It can be difficult to wade through the popular hype around startups – great snacks! equity in the company! cool atmosphere! table tennis! – to get at what it’s actually like to work for one. While the benefits on offer can be tempting, most people don’t realise what working at a startup entails. Besides the well-known differences, such as longer hours and higher stakes, the startup environment feels fundamentally different from that of a typical corporation.

For starters, the maze of cubicles and private you’ll find in most large companies is noticeably absent in startups. Instead, you’ll find colourful, open-plan spaces. Cubicles are replaced by long desks with no division between employees. This leads to a space that feels distinctly collaborative and egalitarian.

This setup is actually quite representative of what it’s like to work at a startup – you’re in close quarters with your colleagues, working side-by-side on projects rather than in the hierarchical structure typical of more established organisations.

Startups are often praised for their worker-friendly work spaces: large break-out areas, table tennis, and quiet zones. Don’t let these fringe benefits fool you, though. There’s a reason startups offer these benefits, and it’s not just to attract young talent.

Startups often demand long hours, which means these quiet zones and large kitchens are where employees take breaks at the time when most people are on their way home. After these breaks though, it’s back to work – often until 11pm or later. This is of course not true of all startups (my office is nearly always empty by 6pm) but it’s certainly worth asking what hours will be expected of you before taking a job.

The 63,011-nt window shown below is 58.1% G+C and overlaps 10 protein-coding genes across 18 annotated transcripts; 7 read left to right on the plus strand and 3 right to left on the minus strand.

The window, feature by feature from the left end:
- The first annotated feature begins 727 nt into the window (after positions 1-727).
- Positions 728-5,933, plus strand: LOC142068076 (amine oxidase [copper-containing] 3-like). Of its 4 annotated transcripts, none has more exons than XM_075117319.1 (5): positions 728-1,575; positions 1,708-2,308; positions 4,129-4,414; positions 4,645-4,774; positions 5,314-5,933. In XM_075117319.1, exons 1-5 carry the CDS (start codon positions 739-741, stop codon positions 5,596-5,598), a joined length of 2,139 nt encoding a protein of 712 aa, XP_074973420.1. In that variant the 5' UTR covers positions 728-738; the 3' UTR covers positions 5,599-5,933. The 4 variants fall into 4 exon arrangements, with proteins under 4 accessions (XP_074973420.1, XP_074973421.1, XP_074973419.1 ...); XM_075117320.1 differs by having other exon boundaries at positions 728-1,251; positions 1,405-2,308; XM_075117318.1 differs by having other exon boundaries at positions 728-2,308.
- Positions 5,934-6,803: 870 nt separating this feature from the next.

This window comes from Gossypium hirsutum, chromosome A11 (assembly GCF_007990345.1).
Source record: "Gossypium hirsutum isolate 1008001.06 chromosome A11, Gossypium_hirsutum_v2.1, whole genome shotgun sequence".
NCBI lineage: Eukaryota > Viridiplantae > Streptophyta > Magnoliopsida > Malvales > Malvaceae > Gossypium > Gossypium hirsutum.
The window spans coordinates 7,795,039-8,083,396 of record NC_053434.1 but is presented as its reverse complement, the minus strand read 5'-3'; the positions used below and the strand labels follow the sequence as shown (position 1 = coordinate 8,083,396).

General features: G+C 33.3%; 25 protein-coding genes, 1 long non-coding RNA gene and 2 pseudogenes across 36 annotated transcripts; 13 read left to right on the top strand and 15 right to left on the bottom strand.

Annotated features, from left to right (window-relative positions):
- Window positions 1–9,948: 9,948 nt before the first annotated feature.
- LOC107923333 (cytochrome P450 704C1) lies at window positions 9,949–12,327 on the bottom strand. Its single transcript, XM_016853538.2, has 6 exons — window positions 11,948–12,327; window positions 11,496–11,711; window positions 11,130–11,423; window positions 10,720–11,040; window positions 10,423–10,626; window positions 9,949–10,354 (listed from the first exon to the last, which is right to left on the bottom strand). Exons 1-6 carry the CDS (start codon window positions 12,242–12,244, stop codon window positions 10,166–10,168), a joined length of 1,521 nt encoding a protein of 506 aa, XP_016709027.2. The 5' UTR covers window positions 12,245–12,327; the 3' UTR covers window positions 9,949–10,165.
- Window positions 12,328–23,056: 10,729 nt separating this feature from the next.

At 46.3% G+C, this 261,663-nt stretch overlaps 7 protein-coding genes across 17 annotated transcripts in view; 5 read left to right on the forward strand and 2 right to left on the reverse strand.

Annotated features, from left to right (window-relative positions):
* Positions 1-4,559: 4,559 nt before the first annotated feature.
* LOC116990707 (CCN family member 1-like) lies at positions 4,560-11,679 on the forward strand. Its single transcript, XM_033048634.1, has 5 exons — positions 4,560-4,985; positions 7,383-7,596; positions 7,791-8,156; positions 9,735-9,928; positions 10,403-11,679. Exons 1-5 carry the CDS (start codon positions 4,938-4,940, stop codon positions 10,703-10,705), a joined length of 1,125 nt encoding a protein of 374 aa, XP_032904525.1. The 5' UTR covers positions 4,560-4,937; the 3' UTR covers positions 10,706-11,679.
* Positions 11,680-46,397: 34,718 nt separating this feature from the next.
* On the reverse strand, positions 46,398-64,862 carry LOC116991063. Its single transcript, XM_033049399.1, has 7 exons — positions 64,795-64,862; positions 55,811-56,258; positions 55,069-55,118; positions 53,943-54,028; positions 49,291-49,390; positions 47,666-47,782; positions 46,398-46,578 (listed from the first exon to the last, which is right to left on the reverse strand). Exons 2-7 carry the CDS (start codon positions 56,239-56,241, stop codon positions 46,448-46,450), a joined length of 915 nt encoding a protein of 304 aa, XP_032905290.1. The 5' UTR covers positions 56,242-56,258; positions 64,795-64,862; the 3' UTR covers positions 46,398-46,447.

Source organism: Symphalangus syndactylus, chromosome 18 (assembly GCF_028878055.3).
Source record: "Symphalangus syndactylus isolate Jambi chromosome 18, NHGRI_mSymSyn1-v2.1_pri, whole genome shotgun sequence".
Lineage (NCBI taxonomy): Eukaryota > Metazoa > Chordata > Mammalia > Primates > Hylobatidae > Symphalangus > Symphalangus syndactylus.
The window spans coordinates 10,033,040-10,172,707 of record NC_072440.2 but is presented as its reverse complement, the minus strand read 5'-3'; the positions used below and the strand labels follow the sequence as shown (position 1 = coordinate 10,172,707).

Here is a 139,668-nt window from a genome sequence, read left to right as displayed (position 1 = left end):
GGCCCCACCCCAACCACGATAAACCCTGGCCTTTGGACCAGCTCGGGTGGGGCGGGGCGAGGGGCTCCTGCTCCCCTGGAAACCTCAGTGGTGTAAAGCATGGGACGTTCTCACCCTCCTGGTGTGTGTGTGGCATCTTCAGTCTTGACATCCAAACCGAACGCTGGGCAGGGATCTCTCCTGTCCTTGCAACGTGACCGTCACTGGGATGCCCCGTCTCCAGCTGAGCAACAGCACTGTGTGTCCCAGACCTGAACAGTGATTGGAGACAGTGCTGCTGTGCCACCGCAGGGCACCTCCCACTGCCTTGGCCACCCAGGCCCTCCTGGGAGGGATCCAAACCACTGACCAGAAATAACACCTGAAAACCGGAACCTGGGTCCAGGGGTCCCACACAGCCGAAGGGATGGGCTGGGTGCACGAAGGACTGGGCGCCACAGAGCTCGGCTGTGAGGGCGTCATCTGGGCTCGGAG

Startup life is dynamic and active, and a typical day at a startup doesn’t really exist. Projects change quickly and frequently. Sometimes the goal of the entire company pivots instantly, as the market changes and consumer interests shift. To be successful at a startup, you’ve got to be willing to roll with the changes and adapt constantly.

I work for carwow, a comparison site for brand new cars. In the past six months, we’ve grown from seven to 19 employees, which has meant massive changes in how we operate and having to learn to scale our operations to meet the needs of our customers and employees.

Carwow

When I get into the office at 9am, I work through our backlog of customer service enquiries – returning phone calls and answering emails. Once I’ve done that, I line up the day’s social media posts, which include content from our blog, and interesting, relevant news from around the web.

Afternoons vary widely and depend on what’s going on at the company that week. Some days are PR-focused, while others are spent learning the ropes of our paid search campaign software or helping out other departments on their projects. This is typical of the startup world – if you’re after stability and consistency, look elsewhere.

If, however, you’re looking for an exciting challenge that beats large corporations’ graduate schemes hands down for creativity, fun and motivation then look no further.

Sarah Bourke is the Customer Service Manager at Carwow. When she’s not helping our customers navigate the scary world of the internet, Sarah spends her time exploring her new surroundings in Brixton.

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